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Warfare in the Ancient World

Updated on December 23, 2012

During the long period of ancient times warfare and weaponry changed incredibly from the first rudimentary spear, club or rock to be used to the more complex sword, shield, and many siege weapons. As the human population grew and became more organized during this period settlements and eventually cities were built. With cities came the need to defend these cities and for some peoples the want to expand territory and take what others had built. Walls became a necessity for cities to defend themselves, over time large armies and navies were also built. This article examines the changes warfare went through during ancient times.

Once civilization began to take shape kingdoms and empires moved beyond simply modifying tools used to hunt game into weapons and concentrated on developing more complex designs.

Metal blades were created, this became one of the most popular weapons to be used in hand to hand combat. Swords, daggers and many others were made in all shapes and sizes. Shields were made to protect the combatant and could also be altered to be used in offense with bladed, spiked edges or other alterations. Other handheld weapons came in to prevalence as well such as varying designs of axes. Some with long staffed handles to be used from a distance, some with rounded blades, some with one part of the blade jutting down like a spike. The mace, in some cases it was a simple variation of a scepter in other cases round bulbs or even spikes on the end. Combatants also began using horses and chariots as well as many types of armor.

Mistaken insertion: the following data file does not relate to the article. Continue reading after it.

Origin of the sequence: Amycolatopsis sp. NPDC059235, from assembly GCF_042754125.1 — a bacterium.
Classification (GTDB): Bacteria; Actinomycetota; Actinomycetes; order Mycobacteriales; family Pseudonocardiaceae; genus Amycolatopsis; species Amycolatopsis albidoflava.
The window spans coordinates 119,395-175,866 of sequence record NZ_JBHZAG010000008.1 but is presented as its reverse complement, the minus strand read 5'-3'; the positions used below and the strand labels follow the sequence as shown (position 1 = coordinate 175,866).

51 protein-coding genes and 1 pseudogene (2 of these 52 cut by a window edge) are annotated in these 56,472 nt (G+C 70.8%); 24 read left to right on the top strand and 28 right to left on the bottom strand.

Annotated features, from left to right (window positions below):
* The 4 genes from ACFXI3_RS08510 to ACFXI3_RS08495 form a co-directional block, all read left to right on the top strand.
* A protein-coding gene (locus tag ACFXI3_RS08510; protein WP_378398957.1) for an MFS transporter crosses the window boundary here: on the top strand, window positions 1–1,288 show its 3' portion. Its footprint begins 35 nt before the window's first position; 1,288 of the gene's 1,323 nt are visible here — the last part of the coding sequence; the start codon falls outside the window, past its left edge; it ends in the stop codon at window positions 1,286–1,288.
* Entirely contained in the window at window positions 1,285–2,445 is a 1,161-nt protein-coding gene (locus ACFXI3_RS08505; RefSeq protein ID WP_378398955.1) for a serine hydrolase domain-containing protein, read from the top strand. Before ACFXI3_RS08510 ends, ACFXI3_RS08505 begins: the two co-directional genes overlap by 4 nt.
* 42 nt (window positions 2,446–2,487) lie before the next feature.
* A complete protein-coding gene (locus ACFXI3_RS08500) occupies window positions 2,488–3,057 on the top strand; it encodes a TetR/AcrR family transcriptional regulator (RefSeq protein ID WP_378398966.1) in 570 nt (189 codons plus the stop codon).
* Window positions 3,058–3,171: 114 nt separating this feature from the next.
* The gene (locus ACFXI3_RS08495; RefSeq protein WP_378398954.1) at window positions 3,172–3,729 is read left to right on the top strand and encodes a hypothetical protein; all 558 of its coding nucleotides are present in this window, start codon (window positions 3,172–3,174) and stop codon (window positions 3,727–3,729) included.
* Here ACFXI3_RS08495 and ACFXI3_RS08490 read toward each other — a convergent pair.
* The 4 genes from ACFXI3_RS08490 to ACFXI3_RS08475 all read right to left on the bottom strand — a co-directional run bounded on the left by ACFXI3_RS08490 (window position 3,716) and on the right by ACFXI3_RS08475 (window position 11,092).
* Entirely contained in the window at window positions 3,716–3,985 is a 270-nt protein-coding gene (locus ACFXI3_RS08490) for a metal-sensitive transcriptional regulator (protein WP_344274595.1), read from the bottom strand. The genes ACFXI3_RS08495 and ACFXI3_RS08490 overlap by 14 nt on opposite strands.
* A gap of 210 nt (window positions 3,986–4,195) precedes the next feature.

Catapult | Source
Battering Ram
Battering Ram | Source

Sea battle also began it's debut. Previous to organized civilization ships were not built well enough to journey away from sight of land. Travelling along shorelines and through rivers and lakes was the extent of technology. But as empires grew so did the ability to create ships capable of sea warfare. During the Greek / Persian wars sea warfare changed from ships that could simply ram one another and grasp the other ship, allowing soldiers to cross to the others deck for battle, to ships that were capable of making independent attacks from a distance. At the time the Persian empire sought to expand it's territory and conquer Greece but over a few decades this had the effect of uniting Greece to face a common enemy. A century later Alexander the Great would lead soldiers to conquer the entire Persian empire.

As far back as 3000 BC siege weapons were also used in times of war and were primarily developed to attack fortified locations, cities with walls, etc. Throughout the development of Greek and then Roman times these devices were streamlined and became more complex. By Roman times several devices were standard:

The Testudo is a vehicle with wheels that had an armored roof, soldiers would fill the structure and push it up to the structure they were attacking. It shielded them from attack from above.

The Onager was like a huge slingshot for hurling boulders a great distance.

The Ballista was like a huge crossbow for shooting very large arrows.

The Siege Tower was a tower on wheels that was pushed up to the walls of a fortification to allow soldiers to ascend a ladder within and climb unto the walls of the structure being attacked.

The catapult was another weapon used to hurl boulders at the enemy.

The Battering Ram was a large device used to ram the entrance to a structure being attacked to break the door down and gain entry.



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